"Consumers are justifiably frustrated," said Chris Harris, president and CEO of One You Security. "Firms that have their data by necessity apparently do little to protect it. And what’s the consumer to do when that information goes missing to thieves? The only thing they can do, really, is to enroll in an identity theft protection service. Yes, the situation is already dire, but it would be even more so were it not for the availability of One You."
Consumers who choose One You Security do so in part because the company strives to transform their Social Security numbers into meaningless strings of digits of no use to thieves. The firm backs all its offerings with a 100 percent service guarantee.
The YouTube video below shows Siciliano on FOX News Network, where he explains how the ubiquity of Social Security numbers as universal identifiers helps thieves online and off-line. A collection of videos at VideoJug features Siciliano sharing advice on how consumers can protect themselves from identity theft and fraud.
About One You Security, LLC
Sarasota, Fla.-based One You Security‘s mission is to eliminate the threat and consequences of identity theft. For just $10 per month, anyone can sign up for One You Security’s identity theft protection service, a proactive, preventative approach whereby the company activates and manages its customers’ fraud alerts with major credit bureaus. Subscribers also receive full access to ongoing education from identity theft protection expert Robert Siciliano, chief security analyst for One You Security, which backs up its promise to protect clients’ financial identities with a 100 percent service guarantee. To sign up for One You Security, dial 1-800-434-2010.
Identity theft affects us all, and Robert Siciliano, CEO of IDTheftSecurity.com, chief security analyst for One You Security, and member of the Bank Fraud & IT Security Report‘s editorial board, makes it his mission to educate Fortune 500 companies and their clients on the dangers of identity theft. Author of "The Safety Minute: 01" and leader of personal safety and security seminars nationwide, Siciliano has been featured on "The Today Show," CNN, MSNBC, CNBC, "FOX News," "The Suze Orman Show," "The Montel Williams Show," "Maury Povich," "Sally Jesse Raphael," "The Howard Stern Show," and "Inside Edition." Numerous magazines, print news outlets, and wire services have turned to him, as well, for expert commentary on personal security and identity theft protection. These include Forbes, USA Today, Entrepreneur, Woman’s Day, Mademoiselle, Good Housekeeping, The New York Times, Los Angeles Times, Washington Times, The Washington Post, Chicago Tribune, United Press International, Reuters, and others. For more information, visit Siciliano’s Web site, blog, and YouTube page.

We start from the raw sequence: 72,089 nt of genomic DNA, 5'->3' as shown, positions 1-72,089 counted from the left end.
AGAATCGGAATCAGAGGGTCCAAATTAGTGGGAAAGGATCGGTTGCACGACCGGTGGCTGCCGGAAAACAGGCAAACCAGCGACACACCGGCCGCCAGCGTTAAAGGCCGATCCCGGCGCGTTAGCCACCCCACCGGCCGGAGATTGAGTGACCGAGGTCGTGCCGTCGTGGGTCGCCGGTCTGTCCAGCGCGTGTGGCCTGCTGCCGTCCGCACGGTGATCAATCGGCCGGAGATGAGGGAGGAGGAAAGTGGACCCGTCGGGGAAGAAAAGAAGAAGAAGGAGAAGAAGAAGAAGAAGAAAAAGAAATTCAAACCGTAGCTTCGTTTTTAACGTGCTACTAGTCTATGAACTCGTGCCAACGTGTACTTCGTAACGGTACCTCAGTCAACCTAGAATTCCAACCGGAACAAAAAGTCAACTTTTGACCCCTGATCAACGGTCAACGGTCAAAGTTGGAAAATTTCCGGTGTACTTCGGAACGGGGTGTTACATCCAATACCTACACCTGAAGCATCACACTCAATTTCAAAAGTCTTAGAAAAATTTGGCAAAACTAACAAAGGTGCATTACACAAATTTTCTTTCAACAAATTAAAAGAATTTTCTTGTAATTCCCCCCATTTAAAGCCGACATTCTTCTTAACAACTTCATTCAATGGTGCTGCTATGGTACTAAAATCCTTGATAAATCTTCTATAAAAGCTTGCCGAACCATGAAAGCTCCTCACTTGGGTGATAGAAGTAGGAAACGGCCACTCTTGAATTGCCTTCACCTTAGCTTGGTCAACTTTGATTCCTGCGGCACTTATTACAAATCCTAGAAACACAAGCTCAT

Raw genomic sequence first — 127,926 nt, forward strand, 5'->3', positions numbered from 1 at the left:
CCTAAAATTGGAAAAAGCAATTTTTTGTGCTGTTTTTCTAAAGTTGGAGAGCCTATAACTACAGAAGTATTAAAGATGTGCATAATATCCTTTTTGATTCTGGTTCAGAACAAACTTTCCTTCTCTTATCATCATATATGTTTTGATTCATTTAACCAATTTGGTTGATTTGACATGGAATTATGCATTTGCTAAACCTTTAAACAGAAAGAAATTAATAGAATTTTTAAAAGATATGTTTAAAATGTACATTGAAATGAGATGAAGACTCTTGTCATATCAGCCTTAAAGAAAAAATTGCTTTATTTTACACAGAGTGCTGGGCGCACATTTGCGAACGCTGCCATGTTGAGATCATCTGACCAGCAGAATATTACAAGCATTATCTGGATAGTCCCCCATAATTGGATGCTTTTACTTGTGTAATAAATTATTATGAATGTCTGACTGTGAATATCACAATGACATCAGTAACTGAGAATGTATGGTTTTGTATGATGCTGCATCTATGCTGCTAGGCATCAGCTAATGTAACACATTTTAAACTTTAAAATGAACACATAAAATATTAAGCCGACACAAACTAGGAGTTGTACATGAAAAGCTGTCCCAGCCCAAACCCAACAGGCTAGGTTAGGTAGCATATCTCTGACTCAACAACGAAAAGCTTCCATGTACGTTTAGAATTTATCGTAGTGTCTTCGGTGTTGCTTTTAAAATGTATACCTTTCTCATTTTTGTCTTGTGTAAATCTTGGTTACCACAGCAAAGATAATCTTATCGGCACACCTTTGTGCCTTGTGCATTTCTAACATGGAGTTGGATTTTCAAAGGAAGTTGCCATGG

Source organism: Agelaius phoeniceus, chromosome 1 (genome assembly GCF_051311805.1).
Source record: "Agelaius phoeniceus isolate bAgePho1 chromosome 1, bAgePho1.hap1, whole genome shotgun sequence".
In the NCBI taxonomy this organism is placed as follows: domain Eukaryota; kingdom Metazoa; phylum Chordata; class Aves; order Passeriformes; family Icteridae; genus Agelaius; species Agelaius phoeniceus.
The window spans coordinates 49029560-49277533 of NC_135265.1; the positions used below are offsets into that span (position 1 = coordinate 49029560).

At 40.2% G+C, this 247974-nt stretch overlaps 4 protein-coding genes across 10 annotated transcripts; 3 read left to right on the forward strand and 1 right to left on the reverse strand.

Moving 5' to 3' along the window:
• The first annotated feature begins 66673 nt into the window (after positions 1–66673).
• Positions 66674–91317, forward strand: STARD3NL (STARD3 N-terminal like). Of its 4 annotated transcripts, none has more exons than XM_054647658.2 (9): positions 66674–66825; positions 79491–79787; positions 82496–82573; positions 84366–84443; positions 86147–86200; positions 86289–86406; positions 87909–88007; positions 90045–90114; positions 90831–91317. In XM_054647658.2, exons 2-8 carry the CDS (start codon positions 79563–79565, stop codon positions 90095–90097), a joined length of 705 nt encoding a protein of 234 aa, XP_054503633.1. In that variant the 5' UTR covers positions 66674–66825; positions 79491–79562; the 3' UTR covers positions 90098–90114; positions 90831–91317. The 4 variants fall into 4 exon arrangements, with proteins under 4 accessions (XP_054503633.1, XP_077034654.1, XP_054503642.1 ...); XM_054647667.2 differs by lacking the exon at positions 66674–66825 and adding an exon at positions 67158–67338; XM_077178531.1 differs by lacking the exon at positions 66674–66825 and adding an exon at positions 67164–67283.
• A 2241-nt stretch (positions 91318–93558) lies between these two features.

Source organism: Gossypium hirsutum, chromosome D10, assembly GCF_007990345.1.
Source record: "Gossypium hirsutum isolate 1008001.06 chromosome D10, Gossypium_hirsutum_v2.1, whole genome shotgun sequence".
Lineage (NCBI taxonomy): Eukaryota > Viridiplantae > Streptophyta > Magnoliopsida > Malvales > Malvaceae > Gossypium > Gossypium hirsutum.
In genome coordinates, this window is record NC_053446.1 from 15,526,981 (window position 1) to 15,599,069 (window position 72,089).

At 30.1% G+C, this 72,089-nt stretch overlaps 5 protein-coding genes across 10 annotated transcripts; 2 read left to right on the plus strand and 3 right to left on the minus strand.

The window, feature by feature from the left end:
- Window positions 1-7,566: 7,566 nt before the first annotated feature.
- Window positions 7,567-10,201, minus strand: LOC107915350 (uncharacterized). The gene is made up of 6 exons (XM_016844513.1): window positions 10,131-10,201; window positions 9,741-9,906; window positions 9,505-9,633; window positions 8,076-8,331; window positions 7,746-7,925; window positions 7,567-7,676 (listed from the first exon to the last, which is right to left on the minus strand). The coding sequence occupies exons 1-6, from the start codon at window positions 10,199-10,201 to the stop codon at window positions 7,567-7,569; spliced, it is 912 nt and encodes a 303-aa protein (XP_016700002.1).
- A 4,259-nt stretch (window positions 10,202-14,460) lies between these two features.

The media are encouraged to get in touch with any of the following individuals:
CEO of IDTheftSecurity.com
Chief Security Analyst for One You Security
PHONE: 888-SICILIANO (742-4542)
FAX: 877-2-FAX-NOW (232-9669)